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Tuesday, July 28 • 18:35 - 18:40
Genome-wide inference of bacterial transcription factor binding sites: new method and its applications

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None of the current bacterial genome annotation pipelines handles regulatory sequences. Transcription factor binding sites (TFBS or operators) are the most abundant regulatory elements, the methods for their fast genome-wide inference are currently lacking while the importance of TFBSs for understanding genome function is critical.
The method of bacterial TFBS inference we are developing is based on the analysis of 3D structures of transcription factor (TF)-operator complexes. We use TF residues contacting DNA bases as a tag (CR-tag) to link TFs with their operators. TFBSs can be inferred genome-wide via either (1) fast automated CR-tag based genome scan with a library of CR-tagged experimentally characterised TFBS motifs or (2) application of slow semi-automated de novo TFBS inference protocol combining CR-tag information with genome structure analysis.
The first approach allows to reliably transfer regulatory information between different species, not necessarily closely related. Even distantly related TFs of Gram-negative and Gram-positive bacteria can have the same CR-tags and hence recognise the same operators. However, direct regulatory information transfer is most efficient within the same taxonomic order (e.g. over 50% of TF orthologue pairs within Enterobacteriales have identical CR tags).
The de novo protocol builds upon the well-established phylogenetic footprinting approach replacing assumption of similar TFs recognising similar operators by strict 3D-structure based criterium (CR-tag) and is universally applicable to any bacterial species.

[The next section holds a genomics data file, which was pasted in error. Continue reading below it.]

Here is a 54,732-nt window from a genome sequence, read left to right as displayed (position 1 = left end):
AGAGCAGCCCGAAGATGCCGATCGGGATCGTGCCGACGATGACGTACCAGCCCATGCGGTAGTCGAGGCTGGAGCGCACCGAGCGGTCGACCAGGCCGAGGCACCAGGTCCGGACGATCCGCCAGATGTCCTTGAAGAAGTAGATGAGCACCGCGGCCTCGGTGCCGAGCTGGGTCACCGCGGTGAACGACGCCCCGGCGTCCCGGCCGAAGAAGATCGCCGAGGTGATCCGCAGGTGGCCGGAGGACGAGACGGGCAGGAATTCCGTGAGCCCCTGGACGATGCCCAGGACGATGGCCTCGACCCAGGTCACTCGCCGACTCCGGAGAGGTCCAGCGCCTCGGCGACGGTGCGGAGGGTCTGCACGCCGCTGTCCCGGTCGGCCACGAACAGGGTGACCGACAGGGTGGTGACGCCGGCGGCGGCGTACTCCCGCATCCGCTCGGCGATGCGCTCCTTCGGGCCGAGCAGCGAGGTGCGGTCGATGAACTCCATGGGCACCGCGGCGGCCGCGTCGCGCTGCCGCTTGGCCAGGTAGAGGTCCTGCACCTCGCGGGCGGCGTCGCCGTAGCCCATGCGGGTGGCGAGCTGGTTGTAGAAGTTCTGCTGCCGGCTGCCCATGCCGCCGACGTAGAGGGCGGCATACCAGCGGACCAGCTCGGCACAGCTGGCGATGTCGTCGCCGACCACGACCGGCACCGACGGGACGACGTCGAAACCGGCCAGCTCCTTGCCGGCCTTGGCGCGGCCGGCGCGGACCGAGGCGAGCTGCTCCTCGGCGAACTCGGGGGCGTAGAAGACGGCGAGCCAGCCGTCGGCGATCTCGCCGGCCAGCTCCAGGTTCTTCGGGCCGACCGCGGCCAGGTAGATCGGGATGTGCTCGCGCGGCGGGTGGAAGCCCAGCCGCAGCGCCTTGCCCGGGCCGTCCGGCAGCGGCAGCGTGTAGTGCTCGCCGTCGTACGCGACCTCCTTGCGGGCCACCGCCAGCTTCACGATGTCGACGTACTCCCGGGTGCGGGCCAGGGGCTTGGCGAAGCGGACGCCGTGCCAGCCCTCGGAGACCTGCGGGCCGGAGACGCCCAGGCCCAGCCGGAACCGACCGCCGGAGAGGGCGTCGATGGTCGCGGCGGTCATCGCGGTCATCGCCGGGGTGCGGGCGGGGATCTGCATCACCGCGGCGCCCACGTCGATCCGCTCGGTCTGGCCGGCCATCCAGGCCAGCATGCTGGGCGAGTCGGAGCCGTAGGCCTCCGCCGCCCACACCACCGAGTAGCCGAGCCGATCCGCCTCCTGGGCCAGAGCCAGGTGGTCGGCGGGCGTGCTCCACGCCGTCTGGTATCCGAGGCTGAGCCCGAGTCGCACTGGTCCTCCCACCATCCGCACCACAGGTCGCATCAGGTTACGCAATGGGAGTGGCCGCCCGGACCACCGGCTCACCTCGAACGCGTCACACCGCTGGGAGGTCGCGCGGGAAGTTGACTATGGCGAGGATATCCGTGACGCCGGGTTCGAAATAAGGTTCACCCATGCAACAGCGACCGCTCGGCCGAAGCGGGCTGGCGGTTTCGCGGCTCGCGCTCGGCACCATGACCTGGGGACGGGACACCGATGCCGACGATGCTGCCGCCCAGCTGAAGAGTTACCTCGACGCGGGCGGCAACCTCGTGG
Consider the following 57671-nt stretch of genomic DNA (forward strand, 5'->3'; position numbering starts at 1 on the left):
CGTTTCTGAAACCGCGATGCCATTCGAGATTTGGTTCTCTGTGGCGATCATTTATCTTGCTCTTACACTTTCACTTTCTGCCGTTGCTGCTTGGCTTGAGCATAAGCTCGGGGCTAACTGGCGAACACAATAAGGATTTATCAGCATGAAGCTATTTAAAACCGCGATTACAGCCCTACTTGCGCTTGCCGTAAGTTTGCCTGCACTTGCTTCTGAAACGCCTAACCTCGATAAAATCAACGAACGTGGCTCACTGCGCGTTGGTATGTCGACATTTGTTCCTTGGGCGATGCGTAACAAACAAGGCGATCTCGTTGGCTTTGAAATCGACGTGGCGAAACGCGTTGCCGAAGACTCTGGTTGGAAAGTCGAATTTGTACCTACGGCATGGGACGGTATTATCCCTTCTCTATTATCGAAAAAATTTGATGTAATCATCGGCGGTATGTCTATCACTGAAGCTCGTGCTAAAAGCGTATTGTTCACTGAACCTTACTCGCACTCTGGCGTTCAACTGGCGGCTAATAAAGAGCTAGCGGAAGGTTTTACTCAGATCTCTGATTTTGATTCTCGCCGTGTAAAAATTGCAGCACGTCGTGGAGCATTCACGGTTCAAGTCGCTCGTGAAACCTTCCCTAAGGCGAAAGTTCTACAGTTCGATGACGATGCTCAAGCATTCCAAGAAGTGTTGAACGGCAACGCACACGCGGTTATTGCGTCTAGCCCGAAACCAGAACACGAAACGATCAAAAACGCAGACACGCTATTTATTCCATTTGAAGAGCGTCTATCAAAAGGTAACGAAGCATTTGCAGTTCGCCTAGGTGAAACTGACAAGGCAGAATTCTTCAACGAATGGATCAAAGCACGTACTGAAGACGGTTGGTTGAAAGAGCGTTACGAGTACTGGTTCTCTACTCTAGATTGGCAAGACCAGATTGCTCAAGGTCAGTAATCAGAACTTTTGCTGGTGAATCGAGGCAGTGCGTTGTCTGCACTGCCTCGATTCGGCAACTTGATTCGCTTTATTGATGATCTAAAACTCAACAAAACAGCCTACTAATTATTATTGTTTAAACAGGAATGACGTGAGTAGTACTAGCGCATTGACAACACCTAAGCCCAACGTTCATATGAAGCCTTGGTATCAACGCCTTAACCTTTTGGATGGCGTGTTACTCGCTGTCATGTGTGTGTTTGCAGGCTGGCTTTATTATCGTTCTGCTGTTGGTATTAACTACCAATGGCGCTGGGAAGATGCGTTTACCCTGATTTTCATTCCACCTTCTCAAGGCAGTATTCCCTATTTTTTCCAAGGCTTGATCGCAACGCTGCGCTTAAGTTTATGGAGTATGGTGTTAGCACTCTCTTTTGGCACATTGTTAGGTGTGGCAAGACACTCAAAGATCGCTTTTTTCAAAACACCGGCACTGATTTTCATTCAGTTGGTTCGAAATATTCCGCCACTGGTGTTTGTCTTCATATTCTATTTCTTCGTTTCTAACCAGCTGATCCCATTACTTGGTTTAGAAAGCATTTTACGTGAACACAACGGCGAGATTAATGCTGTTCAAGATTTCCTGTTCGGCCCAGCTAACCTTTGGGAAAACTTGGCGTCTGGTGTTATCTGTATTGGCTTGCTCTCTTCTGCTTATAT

We illustrate the following applications of our approach:
1) Correcting poorly defined motifs.
For most TFs in a given species, just one or very few targets exist and proper TFBS models cannot be built. With our de novo TFBS inference protocol, orthologous operator sequences can be collected from other species that have TFs with the same CR-tag. This usually provides enough information for properly defining the motif and building high-quality operator model. This approach can vastly improve the usability of the data from single-organism TFBS databases like RegulonDB.
2) Resolving regulation details for paralogous TFs.
Using our CR-tag based approach and experimental evidence, we show that paralogous quorum-sensing regulators in Pectobacterium spp. recognise the same operator sequence, although completely different operators have been suggested previously.
3) The advantages of full-scale genome-wide TFBS inference.
With a current collection of TFBS profiles, genome-wide scan finds operators for the majority of transcription units in a typical enterobacterial genome. This helps to reveal unexpected regulators for many transcriptional units and allows deciphering regulatory cascades. We will provide examples of such inferred transcriptional cascades supported by experimental data.
4) Genome-wide TFBS scan can also be useful when correcting automated genome annotation, since finding an operator for a well-characterised TF can suggest functions for the downstream genes (doi:10.7717/peerj.2056).
The TFBS inference method described here is added to version 2 of our existing application for TFBS analysis which together with a collection of TFBS profiles is available at github.com/nikolaichik/SigmoID.

Speakers
avatar for Yevgeny Nikolaichik

Yevgeny Nikolaichik

Associate Professor, Belarusian State University


Tuesday July 28, 2020 18:35 - 18:40 MSK
Zoom Conference https://zoom.us/j/94321101353?pwd=QlJBb09uM0NVVnVyK0FkbTJ3Nkcrdz09